Headstones serve as enduring symbols of our connection to the past; they stand as silent witnesses to the lives lived and the stories told. With the passing of time, the elements can gradually diminish their beauty and clarity. To honor and preserve the legacies of our loved ones, it is essential to learn how to properly clean a headstone. Breathe new life into cherished monuments through effective and gentle cleaning methods — in a simple seven steps from the expert team at BONNEY WATSON, Washington’s continually-operating funeral home.
Step 1: Make sure the stone is secure.
Old gravestone bases may become unstable after hundreds of years. Make sure the marker you’re working with is secure and isn’t going to fall. Remember: you want to remain safe throughout the process.
Step 2: Check the outdoor temperature.
In hot weather: Touch the surface of the gravestone with your bare hand. Is the stone hot to the touch? If so, do not clean it with cold water — this could cause cracks. Consider covering the stone until the temperature lowers. If waiting isn’t an option, use warm water to clean the headstone in hot temperatures.
In cold weather: Don’t attempt to clean a stone when there’s any chance of freezing temperatures in the forecast. Water expands when it freezes, so the water could get inside the minuscule cracks in the stone and grow.
Step 3: Look for plants stuck to the stone.
Your first instinct might be to pull plants off the stone as soon as you see it — but expert stone cleaners caution against this practice.
Instead, cut the plants (particularly ivy) at the root and periodically along the vine. Some plants’ suckers can damage stones. You can remove the suckers but it’s best to wait until the plant is dead to complete the cleaning.
Step 4: Inspect the stone.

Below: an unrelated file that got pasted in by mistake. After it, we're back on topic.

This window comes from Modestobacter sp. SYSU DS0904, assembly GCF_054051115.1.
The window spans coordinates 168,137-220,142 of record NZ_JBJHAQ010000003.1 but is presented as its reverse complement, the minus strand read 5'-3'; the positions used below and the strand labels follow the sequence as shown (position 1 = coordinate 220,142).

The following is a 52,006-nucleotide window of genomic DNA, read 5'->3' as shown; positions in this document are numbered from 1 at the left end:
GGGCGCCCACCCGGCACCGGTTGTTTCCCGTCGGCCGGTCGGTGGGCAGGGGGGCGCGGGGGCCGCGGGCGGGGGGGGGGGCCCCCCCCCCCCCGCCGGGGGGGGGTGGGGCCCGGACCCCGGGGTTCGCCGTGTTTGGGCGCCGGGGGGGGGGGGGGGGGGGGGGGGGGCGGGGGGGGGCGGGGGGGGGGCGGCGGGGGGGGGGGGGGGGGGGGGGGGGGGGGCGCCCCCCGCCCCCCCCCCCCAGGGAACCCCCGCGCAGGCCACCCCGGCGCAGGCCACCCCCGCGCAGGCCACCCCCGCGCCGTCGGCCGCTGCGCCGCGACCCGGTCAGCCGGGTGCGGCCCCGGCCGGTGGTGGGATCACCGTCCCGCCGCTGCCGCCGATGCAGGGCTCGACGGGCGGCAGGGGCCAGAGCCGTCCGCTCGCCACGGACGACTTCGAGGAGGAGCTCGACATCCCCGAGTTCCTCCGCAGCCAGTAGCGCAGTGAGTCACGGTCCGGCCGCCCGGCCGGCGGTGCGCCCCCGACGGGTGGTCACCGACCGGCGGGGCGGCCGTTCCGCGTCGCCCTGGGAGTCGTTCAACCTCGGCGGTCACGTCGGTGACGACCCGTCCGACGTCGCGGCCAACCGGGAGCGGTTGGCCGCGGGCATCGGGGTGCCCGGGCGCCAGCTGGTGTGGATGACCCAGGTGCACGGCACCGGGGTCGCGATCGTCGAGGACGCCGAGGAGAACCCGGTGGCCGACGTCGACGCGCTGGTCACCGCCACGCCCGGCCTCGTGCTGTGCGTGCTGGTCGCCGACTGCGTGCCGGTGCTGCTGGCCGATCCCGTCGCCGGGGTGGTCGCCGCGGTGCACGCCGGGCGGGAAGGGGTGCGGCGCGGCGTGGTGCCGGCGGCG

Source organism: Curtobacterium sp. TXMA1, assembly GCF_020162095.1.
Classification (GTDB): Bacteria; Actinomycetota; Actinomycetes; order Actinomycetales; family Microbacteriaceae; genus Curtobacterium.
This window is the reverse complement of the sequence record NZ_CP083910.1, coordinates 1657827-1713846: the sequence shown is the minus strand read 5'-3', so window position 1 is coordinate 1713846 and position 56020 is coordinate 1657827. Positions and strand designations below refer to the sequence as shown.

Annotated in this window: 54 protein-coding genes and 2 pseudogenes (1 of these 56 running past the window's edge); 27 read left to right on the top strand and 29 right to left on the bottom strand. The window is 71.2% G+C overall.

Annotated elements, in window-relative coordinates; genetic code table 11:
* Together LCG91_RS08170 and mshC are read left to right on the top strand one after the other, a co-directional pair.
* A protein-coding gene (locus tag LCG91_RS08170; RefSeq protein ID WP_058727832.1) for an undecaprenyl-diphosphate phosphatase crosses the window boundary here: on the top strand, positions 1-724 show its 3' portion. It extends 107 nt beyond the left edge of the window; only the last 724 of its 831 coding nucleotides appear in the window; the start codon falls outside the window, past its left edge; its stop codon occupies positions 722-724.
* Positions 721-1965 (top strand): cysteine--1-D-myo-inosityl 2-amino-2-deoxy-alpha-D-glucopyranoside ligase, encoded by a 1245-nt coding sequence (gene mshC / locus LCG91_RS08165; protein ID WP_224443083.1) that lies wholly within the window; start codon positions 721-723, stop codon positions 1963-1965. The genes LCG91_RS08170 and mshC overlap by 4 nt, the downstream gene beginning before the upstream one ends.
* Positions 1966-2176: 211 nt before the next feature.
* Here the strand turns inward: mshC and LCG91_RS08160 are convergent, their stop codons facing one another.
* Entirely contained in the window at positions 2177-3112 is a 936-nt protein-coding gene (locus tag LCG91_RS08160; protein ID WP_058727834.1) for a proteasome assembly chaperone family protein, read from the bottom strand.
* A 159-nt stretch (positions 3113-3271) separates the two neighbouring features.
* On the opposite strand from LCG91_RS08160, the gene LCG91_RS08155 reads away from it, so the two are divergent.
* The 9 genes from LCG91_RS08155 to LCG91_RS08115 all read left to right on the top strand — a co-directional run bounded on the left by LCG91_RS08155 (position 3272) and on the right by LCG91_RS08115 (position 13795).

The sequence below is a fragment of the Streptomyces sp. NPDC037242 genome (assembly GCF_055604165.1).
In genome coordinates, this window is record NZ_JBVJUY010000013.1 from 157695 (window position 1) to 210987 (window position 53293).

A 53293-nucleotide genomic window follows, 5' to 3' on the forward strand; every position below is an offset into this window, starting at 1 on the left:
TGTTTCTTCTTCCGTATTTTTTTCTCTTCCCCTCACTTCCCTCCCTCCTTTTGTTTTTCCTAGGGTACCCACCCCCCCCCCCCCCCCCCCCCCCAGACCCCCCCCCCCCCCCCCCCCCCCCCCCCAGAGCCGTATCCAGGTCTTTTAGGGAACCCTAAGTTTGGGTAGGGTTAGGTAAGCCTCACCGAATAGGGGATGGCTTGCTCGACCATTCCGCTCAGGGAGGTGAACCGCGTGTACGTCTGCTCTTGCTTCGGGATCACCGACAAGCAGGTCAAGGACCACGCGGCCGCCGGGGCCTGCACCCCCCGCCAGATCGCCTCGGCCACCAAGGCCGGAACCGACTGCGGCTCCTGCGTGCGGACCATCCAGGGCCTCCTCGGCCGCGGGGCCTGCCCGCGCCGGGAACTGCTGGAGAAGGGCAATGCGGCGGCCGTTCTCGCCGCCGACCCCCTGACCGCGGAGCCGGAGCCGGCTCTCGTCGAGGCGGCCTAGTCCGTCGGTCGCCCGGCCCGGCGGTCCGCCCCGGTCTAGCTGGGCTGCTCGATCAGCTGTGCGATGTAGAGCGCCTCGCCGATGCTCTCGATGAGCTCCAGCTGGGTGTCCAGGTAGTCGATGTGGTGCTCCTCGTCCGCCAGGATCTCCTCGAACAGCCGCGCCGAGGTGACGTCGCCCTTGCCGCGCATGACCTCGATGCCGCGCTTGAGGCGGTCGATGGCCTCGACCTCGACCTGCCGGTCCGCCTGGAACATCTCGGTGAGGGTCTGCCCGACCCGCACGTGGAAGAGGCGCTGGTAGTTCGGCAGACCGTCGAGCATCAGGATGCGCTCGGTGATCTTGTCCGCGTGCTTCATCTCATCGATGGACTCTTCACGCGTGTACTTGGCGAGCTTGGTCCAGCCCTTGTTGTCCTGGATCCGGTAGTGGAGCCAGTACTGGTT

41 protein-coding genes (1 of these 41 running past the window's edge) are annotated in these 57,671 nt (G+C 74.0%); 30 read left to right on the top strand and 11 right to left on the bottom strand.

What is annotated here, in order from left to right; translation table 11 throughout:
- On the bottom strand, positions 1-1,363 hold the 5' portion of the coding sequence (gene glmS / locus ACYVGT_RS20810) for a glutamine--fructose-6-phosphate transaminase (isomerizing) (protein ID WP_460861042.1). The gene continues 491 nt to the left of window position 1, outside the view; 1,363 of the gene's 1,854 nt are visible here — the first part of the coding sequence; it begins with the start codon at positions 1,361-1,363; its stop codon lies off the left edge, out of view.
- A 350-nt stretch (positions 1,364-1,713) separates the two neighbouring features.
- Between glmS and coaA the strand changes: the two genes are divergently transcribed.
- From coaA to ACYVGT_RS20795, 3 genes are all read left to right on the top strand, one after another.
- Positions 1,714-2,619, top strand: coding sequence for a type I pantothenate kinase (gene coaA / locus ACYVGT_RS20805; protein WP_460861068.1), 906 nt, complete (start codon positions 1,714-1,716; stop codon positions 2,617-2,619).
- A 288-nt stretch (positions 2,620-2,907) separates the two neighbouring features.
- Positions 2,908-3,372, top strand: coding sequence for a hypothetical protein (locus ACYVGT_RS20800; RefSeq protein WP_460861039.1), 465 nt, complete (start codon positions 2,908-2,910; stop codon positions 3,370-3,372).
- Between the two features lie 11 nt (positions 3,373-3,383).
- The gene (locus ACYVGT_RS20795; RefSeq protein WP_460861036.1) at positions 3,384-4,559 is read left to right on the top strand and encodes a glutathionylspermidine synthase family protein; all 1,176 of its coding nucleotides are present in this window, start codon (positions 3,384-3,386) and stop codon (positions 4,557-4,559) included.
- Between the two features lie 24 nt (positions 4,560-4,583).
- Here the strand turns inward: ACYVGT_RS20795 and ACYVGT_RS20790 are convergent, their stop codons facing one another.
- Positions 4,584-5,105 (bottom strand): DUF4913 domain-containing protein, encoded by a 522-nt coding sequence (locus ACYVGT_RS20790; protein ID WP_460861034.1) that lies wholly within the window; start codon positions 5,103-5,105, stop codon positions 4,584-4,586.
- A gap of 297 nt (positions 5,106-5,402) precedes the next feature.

Stop and scrutinize the stone before you begin the cleaning process. There may be indicators that you need to call in a stone preservationist to handle the job of cleaning the monument. Here are some things to look for on the stone:
- Delamination: Some stones are layered. Do not begin the cleaning process if you see that the stone’s layers are starting to separate. This is a job for a professional.
- Hollow sounds: Do you hear a hollow sound when you tap lightly on the stone? If so, don’t attempt to clean it.
- Large cracks: Whether the stone is cracked from an intrusive tree root or another source, do not attempt to clean the stone. The fragile stone may chip easily and should be repaired before cleaning begins.
Step 5: Wet the stone with water.
First, it’s worth noting that you should never use a power washer to clean a headstone. This would do irreparable damage. Instead, use a pump sprayer set on a mist setting.
Gently wet the stone with clean water and watch as it dries. Look for stress cracks on the stone. If there are many cracks or they seem unusually wide, don’t continue the cleaning process.
Step 6: Gently scrub the headstone.
Have you determined that the stone is in good enough shape to be cleaned by an amateur? If so, you can move on to the next step. Soak the stone and wait for a few minutes. Scrape the moss and other plant growth off the stone with a wooden or plastic scraper.
Step 7: Rinse the stone.
Rinse the gravestone of any debris that you brought to the surface from your gentle scrubbing. You will notice that there was no mention of any cleaning products in this article. Most sources recommend not using any cleaning products until you have received training on which products will not harm the stone or the surrounding vegetation.
Additional Tips for Cleaning Headstones
Professionals in the past used the following products and tools to clean monuments. Unfortunately, experts today agree that you should never use these products to conserve gravestones:
- Wire brushes
- Power washers
- Power tools
Special cleaning instructions for Granite Gravestones:
Granite can become very hot in the summer and cleaning it on a hot day may be problematic. It’ll be difficult to keep the surface wet when water evaporates so quickly. The monument could end up looking streaky.
Special cleaning instructions for Bronze Gravestones:
Bronze is different than cleaning granite, slate, or other natural stone. You can use the same steps when you clean a bronze monument — just add an extra step at the end. Some experts recommend adding a protective coating to a newly cleaned bronze monument, while others recommend adding a thin layer of wax paste. Buff the surface to a smooth finish once the surface dries.Tags: cemetery, grounds maintenance
Categorised in: Blog
This post was written by Cameron Smock